Inventory, 10 lbs : 0
Honeydew nectarines are small fruits, averaging 5 and 8 centimeters in diameter, and have a round, oval, to cordate shape with a central suture that extends from the stem to the tip of the fruit. The variety is typically smaller than other nectarine cultivars, and the skin is light to pale green with a smooth and taut consistency. Underneath the surface, the flesh is also pale green, dense, aqueous, and succulent, encasing a large, dark brown pit. The pit is a freestone type, meaning it is loosely adhered in the flesh, separating easily when opened. Honeydew nectarines contain low acidity and a high sugar content, developing a sweet, honeyed flavor with subtle fruity, floral, and tangy nuances.
Honeydew nectarines are available for a short time in the mid-to-late summer.
Honeydew nectarines, botanically classified as Prunus persica var. nucipersica, are a rare variety belonging to the Rosaceae family. The pale green fruits were developed in California and are a boutique cultivar primarily grown by specialty orchards and home gardeners. Honeydew nectarines earned their fruity moniker from their light green coloring, similar to the color of a honeydew melon, but despite its melon name, the nectarines are not a cross between a melon and stone fruit. Honeydew nectarines are a hybrid between several pale green-white nectarine varieties. Historically, some of the original nectarine varieties in Asia were known to have a pale skin tone, and it wasn’t until the mid-20th century that red blushed fruits became the dominant type of nectarines. In the present day, Honeydew nectarines are challenging to find as they are only in season for a couple of weeks. The variety is a novelty fruit mainly grown in California, and the fruits are also cultivated in some home gardens of stone fruit enthusiasts as a rare and collectible variety for fresh eating.
Honeydew nectarines, like other nectarine varieties, are a good source of vitamins A and C to strengthen the immune system, boost collagen production within the skin, and reduce inflammation. The fruits are also a source of vitamin E to protect cells against free radical damage, fiber to regulate the digestive tract, minerals such as potassium, calcium, and magnesium, and provide lower amounts of iron, vitamin K, and folic acid.
Honeydew nectarines have a sweet, juicy nature well suited for fresh preparations. The fruits are primarily eaten straight, out of hand, and since the cultivar is rare, they are commonly consumed in their most natural form to appreciate their full flavor. Honeydew nectarines can be sliced and displayed on cheese or crudité platters, tossed into salads, diced into coleslaws, or mixed into fruit bowls. The nectarines can also be incorporated into yogurt, pudding, and breakfast bowls, chopped into salsa, blended into smoothies, or used as a fresh topping over ice cream, pancakes, and crepes. In addition to using larger slices of the fruits, Honeydew nectarines can be chopped into salsa, diced and combined with cabbage as a topping for fish, pork, or chicken tacos, or finely sliced and layered into an elevated grilled cheese. Honeydew nectarines pair well with nuts such as pecans, almonds, and walnuts, celery, apple, coconut, ginger, cranberries, mint, lime, berries, and other stone fruits such as apricots, peaches, and plums. Whole, unwashed Honeydew nectarines can be stored at room temperature for immediate consumption or kept for up to one week in the refrigerator’s crisper drawer.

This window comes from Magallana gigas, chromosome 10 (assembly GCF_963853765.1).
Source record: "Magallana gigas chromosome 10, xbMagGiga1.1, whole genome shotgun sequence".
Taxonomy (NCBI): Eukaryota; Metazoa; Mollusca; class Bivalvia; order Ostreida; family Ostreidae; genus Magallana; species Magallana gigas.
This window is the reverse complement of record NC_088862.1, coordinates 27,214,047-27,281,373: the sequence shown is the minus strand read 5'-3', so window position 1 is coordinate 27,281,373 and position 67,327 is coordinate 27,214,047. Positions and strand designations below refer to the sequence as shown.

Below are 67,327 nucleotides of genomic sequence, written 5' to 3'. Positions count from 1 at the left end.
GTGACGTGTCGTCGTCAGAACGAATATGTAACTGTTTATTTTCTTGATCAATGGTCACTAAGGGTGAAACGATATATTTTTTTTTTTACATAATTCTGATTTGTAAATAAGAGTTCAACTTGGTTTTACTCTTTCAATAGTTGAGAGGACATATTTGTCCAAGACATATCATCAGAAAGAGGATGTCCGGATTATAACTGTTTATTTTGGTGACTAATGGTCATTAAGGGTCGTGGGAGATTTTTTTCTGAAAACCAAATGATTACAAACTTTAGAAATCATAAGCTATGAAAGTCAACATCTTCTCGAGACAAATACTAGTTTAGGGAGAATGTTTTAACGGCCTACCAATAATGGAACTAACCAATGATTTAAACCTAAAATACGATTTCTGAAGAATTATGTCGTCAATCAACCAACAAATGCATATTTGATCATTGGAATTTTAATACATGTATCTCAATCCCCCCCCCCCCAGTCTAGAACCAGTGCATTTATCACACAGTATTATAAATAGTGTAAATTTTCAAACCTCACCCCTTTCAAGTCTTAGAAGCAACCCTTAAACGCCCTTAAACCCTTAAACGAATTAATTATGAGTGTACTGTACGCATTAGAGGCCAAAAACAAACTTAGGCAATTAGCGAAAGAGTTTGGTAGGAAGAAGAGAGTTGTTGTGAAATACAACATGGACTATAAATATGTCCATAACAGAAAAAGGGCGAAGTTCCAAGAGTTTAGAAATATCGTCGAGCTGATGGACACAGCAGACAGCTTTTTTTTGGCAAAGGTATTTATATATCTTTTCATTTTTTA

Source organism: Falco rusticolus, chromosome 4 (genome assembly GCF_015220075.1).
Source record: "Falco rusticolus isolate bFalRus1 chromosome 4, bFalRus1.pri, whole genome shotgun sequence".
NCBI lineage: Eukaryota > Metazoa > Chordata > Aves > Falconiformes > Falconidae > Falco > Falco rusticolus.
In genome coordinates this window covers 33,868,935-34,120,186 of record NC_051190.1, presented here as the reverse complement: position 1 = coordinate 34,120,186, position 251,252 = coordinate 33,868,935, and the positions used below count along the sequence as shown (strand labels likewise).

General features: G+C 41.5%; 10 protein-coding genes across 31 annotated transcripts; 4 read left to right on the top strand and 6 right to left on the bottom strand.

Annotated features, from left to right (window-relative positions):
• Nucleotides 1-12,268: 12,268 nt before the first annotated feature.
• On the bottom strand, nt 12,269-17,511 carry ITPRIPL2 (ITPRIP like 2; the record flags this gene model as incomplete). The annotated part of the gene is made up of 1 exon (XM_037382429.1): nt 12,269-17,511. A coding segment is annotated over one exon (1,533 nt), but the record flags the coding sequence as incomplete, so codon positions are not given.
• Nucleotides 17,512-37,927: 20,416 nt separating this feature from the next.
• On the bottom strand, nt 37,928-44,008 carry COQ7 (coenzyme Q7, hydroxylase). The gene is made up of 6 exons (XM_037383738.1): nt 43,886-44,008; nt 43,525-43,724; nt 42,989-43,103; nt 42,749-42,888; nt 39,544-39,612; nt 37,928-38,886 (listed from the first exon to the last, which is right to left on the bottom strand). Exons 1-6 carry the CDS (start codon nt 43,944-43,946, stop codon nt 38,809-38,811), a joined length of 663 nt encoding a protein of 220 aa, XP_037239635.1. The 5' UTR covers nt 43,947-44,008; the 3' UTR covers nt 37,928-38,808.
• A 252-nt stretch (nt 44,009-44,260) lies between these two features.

Ito Packing Co. is a family-owned business based in warm and sunny Central California. The company was established in 1955 by Jim and Yukiko Ito, and the couple owned a 14-acre property with nectarine, peach, and plum trees. The fruits were hand-packed for the first couple of years, and the business was small, but over time, packing capabilities expanded, and neighbors began sending fruit from their orchards to the Itos to pack. In the present-day, the Ito Packing Co. has grown into a large-scale operation with 10 acres of packing and cold storage facilities and over 4,500 acres of land where peaches, persimmons, chestnuts, apples, grapes, blueberries, nectarines, and quince are grown. Honeydew nectarines are a boutique variety created by Ito Packing Co. and were released after the company’s success with the rare mango nectarine. Both varieties are limited in availability, have very short seasons, and are viewed as a novelty, appreciated by stone fruit enthusiasts throughout California. Despite the variety’s rarity, Honeydew nectarines have sometimes been challenging to market due to their green coloring. Consumers often view green as a sign of unripe fruits, but Honeydew nectarines remain green when mature and offer a very sweet, pleasant flavor.
Honeydew nectarines were developed through traditional cross-breeding techniques, utilizing several unknown pale skin and white flesh nectarine varieties. The cultivar was created in the orchard of Ito Packing Co. in Reedley, California, and the parent varieties were said to be natural mutations or sports found growing on the branches of different nectarine cultivars. Honeydew nectarines were propagated and released in the late 20th and were believed to have been developed by Jim Ito, owner of Ito Packaging Co., along with his son-in-law David Kamada. Today Honeydew nectarines are rarely seen in commercial markets and are primarily grown by specialty orchards for farmer’s markets and select distributors. The pale-skinned nectarine is also likely to be spotted in backyard orchards as a novelty cultivar.
Recipes that include Honeydew Nectarines. One is easiest, three is harder.
|Pen & Fork||Honeydew Nectarine Smoothie|
|Oh My Veggies||Nectarine and Avocado Salad with Ginger-Lime Dressing|